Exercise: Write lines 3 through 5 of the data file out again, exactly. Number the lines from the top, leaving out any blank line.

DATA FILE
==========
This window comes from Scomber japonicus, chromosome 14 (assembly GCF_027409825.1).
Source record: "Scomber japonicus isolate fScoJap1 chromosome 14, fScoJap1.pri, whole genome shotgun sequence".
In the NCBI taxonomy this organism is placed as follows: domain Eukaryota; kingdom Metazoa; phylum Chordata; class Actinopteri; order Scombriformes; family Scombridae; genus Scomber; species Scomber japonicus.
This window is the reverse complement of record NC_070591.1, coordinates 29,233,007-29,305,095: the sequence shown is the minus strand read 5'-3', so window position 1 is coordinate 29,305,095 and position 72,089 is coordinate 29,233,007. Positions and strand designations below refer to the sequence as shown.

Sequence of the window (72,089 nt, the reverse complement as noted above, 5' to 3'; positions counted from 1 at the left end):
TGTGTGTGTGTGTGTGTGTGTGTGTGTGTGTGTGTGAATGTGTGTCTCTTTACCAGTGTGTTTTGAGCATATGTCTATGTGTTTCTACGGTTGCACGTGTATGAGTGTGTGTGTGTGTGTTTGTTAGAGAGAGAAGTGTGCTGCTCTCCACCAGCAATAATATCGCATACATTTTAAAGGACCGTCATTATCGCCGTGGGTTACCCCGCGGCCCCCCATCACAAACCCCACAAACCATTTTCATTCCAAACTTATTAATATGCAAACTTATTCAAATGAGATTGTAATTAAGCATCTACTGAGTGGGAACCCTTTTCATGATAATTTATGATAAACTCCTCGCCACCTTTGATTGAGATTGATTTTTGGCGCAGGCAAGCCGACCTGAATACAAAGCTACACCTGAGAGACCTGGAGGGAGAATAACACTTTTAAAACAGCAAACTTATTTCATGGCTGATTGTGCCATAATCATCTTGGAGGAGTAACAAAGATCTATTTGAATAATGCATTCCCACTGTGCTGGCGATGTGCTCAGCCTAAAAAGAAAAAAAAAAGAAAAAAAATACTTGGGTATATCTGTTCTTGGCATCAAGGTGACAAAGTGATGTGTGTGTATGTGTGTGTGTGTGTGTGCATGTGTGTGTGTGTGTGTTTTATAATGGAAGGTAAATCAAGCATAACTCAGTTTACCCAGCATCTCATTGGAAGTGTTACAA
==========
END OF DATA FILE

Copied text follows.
In the NCBI taxonomy this organism is placed as follows: domain Eukaryota; kingdom Metazoa; phylum Chordata; class Actinopteri; order Scombriformes; family Scombridae; genus Scomber; species Scomber japonicus.
This window is the reverse complement of record NC_070591.1, coordinates 29,233,007-29,305,095: the sequence shown is the minus strand read 5'-3', so window position 1 is coordinate 29,305,095 and position 72,089 is coordinate 29,233,007. Positions and strand designations below refer to the sequence as shown.

Sequence of the window (72,089 nt, the reverse complement as noted above, 5' to 3'; positions counted from 1 at the left end):